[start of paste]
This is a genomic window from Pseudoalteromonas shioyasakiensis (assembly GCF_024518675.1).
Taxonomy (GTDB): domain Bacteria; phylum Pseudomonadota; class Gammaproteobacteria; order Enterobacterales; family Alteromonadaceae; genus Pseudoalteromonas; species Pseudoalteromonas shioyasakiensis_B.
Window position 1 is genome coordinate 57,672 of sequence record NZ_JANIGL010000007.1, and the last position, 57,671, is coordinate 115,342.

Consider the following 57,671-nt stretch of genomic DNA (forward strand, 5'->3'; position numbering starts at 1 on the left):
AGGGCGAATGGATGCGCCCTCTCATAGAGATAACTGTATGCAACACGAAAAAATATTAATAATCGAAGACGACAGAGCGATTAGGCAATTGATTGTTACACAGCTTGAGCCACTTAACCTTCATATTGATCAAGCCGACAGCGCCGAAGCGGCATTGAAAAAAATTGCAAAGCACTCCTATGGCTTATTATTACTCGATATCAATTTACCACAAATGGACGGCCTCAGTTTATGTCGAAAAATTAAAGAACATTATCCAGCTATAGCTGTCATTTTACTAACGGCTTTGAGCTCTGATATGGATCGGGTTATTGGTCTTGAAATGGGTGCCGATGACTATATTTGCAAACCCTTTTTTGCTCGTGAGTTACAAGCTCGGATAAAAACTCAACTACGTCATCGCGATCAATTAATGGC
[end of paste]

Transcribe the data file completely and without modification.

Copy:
This is a genomic window from Pseudoalteromonas shioyasakiensis (assembly GCF_024518675.1).
Taxonomy (GTDB): domain Bacteria; phylum Pseudomonadota; class Gammaproteobacteria; order Enterobacterales; family Alteromonadaceae; genus Pseudoalteromonas; species Pseudoalteromonas shioyasakiensis_B.
Window position 1 is genome coordinate 57,672 of sequence record NZ_JANIGL010000007.1, and the last position, 57,671, is coordinate 115,342.

Consider the following 57,671-nt stretch of genomic DNA (forward strand, 5'->3'; position numbering starts at 1 on the left):
AGGGCGAATGGATGCGCCCTCTCATAGAGATAACTGTATGCAACACGAAAAAATATTAATAATCGAAGACGACAGAGCGATTAGGCAATTGATTGTTACACAGCTTGAGCCACTTAACCTTCATATTGATCAAGCCGACAGCGCCGAAGCGGCATTGAAAAAAATTGCAAAGCACTCCTATGGCTTATTATTACTCGATATCAATTTACCACAAATGGACGGCCTCAGTTTATGTCGAAAAATTAAAGAACATTATCCAGCTATAGCTGTCATTTTACTAACGGCTTTGAGCTCTGATATGGATCGGGTTATTGGTCTTGAAATGGGTGCCGATGACTATATTTGCAAACCCTTTTTTGCTCGTGAGTTACAAGCTCGGATAAAAACTCAACTACGTCATCGCGATCAATTAATGGC